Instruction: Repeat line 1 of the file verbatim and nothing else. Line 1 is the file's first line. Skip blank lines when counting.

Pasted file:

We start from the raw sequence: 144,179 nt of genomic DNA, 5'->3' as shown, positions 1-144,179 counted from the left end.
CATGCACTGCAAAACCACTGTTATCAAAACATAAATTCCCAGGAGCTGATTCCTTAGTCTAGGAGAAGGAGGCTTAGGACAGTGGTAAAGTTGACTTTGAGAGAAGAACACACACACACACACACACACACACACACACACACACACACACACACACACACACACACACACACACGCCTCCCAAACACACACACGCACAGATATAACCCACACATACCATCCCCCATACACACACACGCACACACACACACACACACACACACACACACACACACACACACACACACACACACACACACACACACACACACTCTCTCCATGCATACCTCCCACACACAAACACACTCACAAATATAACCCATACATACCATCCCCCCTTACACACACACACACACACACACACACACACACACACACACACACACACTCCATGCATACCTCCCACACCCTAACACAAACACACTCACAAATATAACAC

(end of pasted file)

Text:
We start from the raw sequence: 144,179 nt of genomic DNA, 5'->3' as shown, positions 1-144,179 counted from the left end.